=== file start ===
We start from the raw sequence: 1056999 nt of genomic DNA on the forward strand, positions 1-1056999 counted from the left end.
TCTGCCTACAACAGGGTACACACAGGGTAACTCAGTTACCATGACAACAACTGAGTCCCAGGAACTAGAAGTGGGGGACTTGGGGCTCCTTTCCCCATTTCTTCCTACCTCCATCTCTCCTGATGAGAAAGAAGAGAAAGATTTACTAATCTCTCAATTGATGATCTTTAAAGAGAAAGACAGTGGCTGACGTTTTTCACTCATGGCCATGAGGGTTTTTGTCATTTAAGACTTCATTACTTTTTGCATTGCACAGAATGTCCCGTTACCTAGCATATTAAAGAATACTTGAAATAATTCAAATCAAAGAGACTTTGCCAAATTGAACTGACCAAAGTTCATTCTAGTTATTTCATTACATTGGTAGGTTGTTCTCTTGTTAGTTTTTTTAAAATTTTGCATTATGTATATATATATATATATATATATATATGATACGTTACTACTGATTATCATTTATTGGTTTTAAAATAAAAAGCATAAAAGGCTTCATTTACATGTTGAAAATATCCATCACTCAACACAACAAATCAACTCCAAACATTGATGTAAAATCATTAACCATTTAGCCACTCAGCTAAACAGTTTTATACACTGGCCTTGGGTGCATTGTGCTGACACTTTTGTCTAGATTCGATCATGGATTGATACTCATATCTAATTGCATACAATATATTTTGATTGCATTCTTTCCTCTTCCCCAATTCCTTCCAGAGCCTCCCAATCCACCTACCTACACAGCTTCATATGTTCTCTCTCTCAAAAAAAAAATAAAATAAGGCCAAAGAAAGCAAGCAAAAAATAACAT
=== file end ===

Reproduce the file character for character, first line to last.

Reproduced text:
We start from the raw sequence: 1056999 nt of genomic DNA on the forward strand, positions 1-1056999 counted from the left end.
TCTGCCTACAACAGGGTACACACAGGGTAACTCAGTTACCATGACAACAACTGAGTCCCAGGAACTAGAAGTGGGGGACTTGGGGCTCCTTTCCCCATTTCTTCCTACCTCCATCTCTCCTGATGAGAAAGAAGAGAAAGATTTACTAATCTCTCAATTGATGATCTTTAAAGAGAAAGACAGTGGCTGACGTTTTTCACTCATGGCCATGAGGGTTTTTGTCATTTAAGACTTCATTACTTTTTGCATTGCACAGAATGTCCCGTTACCTAGCATATTAAAGAATACTTGAAATAATTCAAATCAAAGAGACTTTGCCAAATTGAACTGACCAAAGTTCATTCTAGTTATTTCATTACATTGGTAGGTTGTTCTCTTGTTAGTTTTTTTAAAATTTTGCATTATGTATATATATATATATATATATATATATGATACGTTACTACTGATTATCATTTATTGGTTTTAAAATAAAAAGCATAAAAGGCTTCATTTACATGTTGAAAATATCCATCACTCAACACAACAAATCAACTCCAAACATTGATGTAAAATCATTAACCATTTAGCCACTCAGCTAAACAGTTTTATACACTGGCCTTGGGTGCATTGTGCTGACACTTTTGTCTAGATTCGATCATGGATTGATACTCATATCTAATTGCATACAATATATTTTGATTGCATTCTTTCCTCTTCCCCAATTCCTTCCAGAGCCTCCCAATCCACCTACCTACACAGCTTCATATGTTCTCTCTCTCAAAAAAAAAATAAAATAAGGCCAAAGAAAGCAAGCAAAAAATAACAT